- The Fountain of the Lions, from the Ibero-Roman ruins of Cástulo and possibly representing Himilce, wife of the Carthaginian general Hannibal
- The Úbeda Gate and Jaén Gate.
- The Villalar Arch (Arco de Villalar), erected for Charles V's 1526 visit to honor his 1521 victory at Villalar.
- Seminary oratorio of St Philip Neri (1660)
Baeza is 327 km (203 mi) south of Madrid by highway. The Linares–Baeza RENFE railway station is 15 km (9 mi) away to the southwest; it lies on the Linares-Almeria line. There are bus connections to Granada, Málaga, and Madrid. Granada (132 km or 82 mi) and Málaga (241 km or 150 mi) are the nearest international airports.
- Saro, bishop (c. 862)
- Domingo, bishop (1236–1249), Dominican friar, and former bishop of Marocco from 27 October 1225 – 1236
- Gaspar Becerra, sculptor and painter
- St John of Ávila, Christian mystic
- St John of the Cross, Christian mystic
- Pablo de Olavide
- Antonio Machado, modernist poet whose most notable prose work Juan de Mairena is thought to have been inspired by his time as a teacher in Baeza (1912–1919)
Baeza is twinned with:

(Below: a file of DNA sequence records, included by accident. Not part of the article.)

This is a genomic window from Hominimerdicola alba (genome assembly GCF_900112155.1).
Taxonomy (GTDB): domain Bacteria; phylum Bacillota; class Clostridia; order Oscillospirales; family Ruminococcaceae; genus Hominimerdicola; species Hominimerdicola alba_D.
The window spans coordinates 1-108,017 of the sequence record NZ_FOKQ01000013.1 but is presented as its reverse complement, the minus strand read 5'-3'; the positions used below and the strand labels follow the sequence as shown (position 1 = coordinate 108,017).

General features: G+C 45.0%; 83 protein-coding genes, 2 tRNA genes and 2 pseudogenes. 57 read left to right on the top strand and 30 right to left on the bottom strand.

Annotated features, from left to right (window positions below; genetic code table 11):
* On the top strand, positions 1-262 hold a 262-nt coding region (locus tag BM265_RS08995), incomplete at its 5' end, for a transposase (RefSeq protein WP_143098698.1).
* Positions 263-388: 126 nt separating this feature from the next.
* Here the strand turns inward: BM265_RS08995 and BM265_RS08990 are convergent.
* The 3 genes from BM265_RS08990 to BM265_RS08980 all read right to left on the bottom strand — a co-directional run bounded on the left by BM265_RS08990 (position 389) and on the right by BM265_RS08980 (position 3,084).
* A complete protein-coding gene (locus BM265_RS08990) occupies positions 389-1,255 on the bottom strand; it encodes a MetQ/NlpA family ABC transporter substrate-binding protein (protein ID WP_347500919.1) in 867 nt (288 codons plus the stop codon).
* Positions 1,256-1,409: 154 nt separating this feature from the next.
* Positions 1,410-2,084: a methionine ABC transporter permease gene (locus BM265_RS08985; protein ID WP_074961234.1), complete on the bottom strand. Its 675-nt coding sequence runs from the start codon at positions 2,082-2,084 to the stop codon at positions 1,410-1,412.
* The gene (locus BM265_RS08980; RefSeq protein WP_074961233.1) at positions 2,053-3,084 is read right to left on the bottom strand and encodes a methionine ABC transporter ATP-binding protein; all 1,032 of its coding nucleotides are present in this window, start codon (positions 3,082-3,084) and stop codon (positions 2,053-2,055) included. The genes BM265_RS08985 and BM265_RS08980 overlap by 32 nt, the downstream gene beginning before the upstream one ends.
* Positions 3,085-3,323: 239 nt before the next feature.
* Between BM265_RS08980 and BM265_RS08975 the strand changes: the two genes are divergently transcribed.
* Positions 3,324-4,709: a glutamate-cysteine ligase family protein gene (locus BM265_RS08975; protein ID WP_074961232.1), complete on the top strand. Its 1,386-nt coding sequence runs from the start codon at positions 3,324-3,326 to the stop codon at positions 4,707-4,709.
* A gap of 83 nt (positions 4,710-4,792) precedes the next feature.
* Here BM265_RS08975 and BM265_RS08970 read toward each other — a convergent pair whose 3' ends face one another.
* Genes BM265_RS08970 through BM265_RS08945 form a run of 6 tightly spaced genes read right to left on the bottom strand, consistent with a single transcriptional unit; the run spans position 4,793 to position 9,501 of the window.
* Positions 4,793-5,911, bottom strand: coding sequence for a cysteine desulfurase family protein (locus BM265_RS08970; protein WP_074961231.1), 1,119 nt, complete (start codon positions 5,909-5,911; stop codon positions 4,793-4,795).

Notes and references
- Municipal Register of Spain 2018. National Statistics Institute.
- EB (1911).
- EB (1878).
- Annuario Pontificio (in Latin), 2013, p. 847
- Rodríguez Rebollo, Ángel. "Gaspar Becerra". Diccionario biográfico español (in Spanish). Real Academia de la Historia. Archived from the original on 28 September 2019. Retrieved 29 September 2019.
- "Baeza homenajea a San Juan de Ávila". Diócesis de Jaén (in Spanish). 14 May 2009. Retrieved 29 September 2019.
- "San Juan de Ávila, más de cerca en Baeza". Diario Jaén (in Spanish). 18 July 2019. Retrieved 29 September 2019.
- Chicharro Chamorro, Dámaso (June 2018). "De nuevo sobre san Juan de la Cruz en Baeza: entre el colegio de san Basilio y la universidad ("El nido de los conversos)" (PDF). Boletín. Instituto de Estudios Giennenses (in Spanish): 353–383. ISSN 0561-3590. Retrieved 29 September 2019 – via Dialnet.
- Pozo Ruiz, Alfonso. "Pablo de Olavide y Jáuregui (Lima 1725-Baeza 1803)". Universidad de Sevilla (in Spanish). Retrieved 29 September 2019.
- "Pablo de Olavide y Jáuregui". Universidad Pablo de Olavide (in Spanish). Retrieved 29 September 2019.
- La Dépêche Du Midi. "Carcassonne se trouve une jumelle" (in French). Retrieved June 26, 2012.
|Wikimedia Commons has media related to Baeza.|
- Official site for the municipal government
- "Renaissance Monumental Ensembles of Úbeda and Baeza", World Heritage Sites, UNESCO
- Ubeda and Baeza site
- Baeza, Spanish Ministry of Education, Culture and Sport
- "Baeza", GigaCatholic
- Romanesque church at Baeza
- Image Gallery of Baeza
- Baeza eGuide
- ebaeza.com eBaeza guide